The iPad is finally here, but it's not quite what the market was expecting. In the days leading up to the event, reports were all over the map: Apple would make the tablet for AT&T Mobility and Verizon Wireless' 3G networks; Apple would introduce the new version of the iPhone OS; and--one more thing--Apple CEO Steve Jobs would reveal an iPhone for Verizon at the end of the presentation. Admittedly, FierceWireless engaged in this speculation as well.
Yet only 5 percent of respondents to a poll we put out this week thought Apple would wind up doing what it did: make a tablet for AT&T's network. So the chattering class mostly got it wrong. But to give you an idea of how well Apple's public relations machine whipped the media into a froth over the iPad, consider this: According to Google News, as of 5 p.m. EST on Wednesday there were more articles associated with the iPad than there were with President Obama's State of the Union address.
Putting the media frenzy aside, what does the iPad mean to the wireless industry? Clearly, Apple is confident in AT&T's ability to accommodate the millions of presumed iPad users. Indeed, Apple COO Tim Cook said on Monday that AT&T had presented the company with plans to improve its network, and Apple was pleased by what it saw. Wisely though, iPad users on AT&T will have free access to the carrier's prodigious WiFi network, which should help AT&T offload some traffic.
With the iPad, Apple is making AT&T less a partner and more of a pipe. The data plans run $14.99 per month for 250 MB and $29.99 per month for unlimited use--which presumably comes with a 5 GB cap--and are half the price of what AT&T charges for netbooks. What's more, they are prepaid, no-contract plans that users can cancel at any time. Further, the device is unlocked and compatible with other GSM networks. Take note: I'm saying "users" because they're not really subscribers in the way we traditionally think of them; Apple has made sure that users dissatisfied with AT&T can move elsewhere.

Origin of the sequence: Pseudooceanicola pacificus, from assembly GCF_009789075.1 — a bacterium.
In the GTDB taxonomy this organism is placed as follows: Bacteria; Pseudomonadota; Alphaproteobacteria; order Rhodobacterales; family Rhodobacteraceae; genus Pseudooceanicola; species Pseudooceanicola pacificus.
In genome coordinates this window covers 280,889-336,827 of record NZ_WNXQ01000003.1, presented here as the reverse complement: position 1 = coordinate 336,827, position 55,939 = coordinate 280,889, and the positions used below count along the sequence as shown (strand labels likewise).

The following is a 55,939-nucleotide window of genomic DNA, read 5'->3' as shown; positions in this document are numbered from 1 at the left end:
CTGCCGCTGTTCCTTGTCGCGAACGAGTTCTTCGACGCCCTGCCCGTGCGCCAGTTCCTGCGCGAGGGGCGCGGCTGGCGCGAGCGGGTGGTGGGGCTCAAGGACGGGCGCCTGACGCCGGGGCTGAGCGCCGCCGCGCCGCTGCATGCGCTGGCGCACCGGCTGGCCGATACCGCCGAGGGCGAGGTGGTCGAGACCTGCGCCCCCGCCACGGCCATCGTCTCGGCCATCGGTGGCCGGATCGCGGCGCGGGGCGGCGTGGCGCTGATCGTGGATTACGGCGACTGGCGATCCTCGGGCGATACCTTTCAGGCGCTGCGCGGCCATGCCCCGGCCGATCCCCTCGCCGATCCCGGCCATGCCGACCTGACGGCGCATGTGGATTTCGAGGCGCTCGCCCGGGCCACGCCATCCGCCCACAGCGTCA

Based on the service pricing, it seems Apple managed to wring some concessions from AT&T. After all, AT&T has come under pressure for its network performance in some metropolitan areas, such as New York City and San Francisco, where there are high concentrations of iPhone users. Perhaps Apple reminded AT&T of that. I have no inside knowledge of this, and it's pure speculation, but it's also possible Apple had Verizon and AT&T bid against one another to be the iPad carrier partner.
I think what Apple has done is similar in some ways to what Google is trying to do with the Nexus One. FierceWireless columnist Mark Lowenstein, managing partner of Mobile Ecosystem, noted the iPad announcement "shows that wireless operators are now running two businesses: a full-service retail business with their own stamp on devices, the user experience, content, and applications; and a wholesale business, where there will be myriad of devices connected to their networks, each with a distinct business model."
With the iPad, Apple has effectively formed a closer relationship with the customer, bypassing AT&T in many respects. I don't know if the device will revolutionize the market for netbooks and similar gadgets, but it is clear Apple is jumping on the bandwagon to revolutionize the way wireless carriers do business. --Phil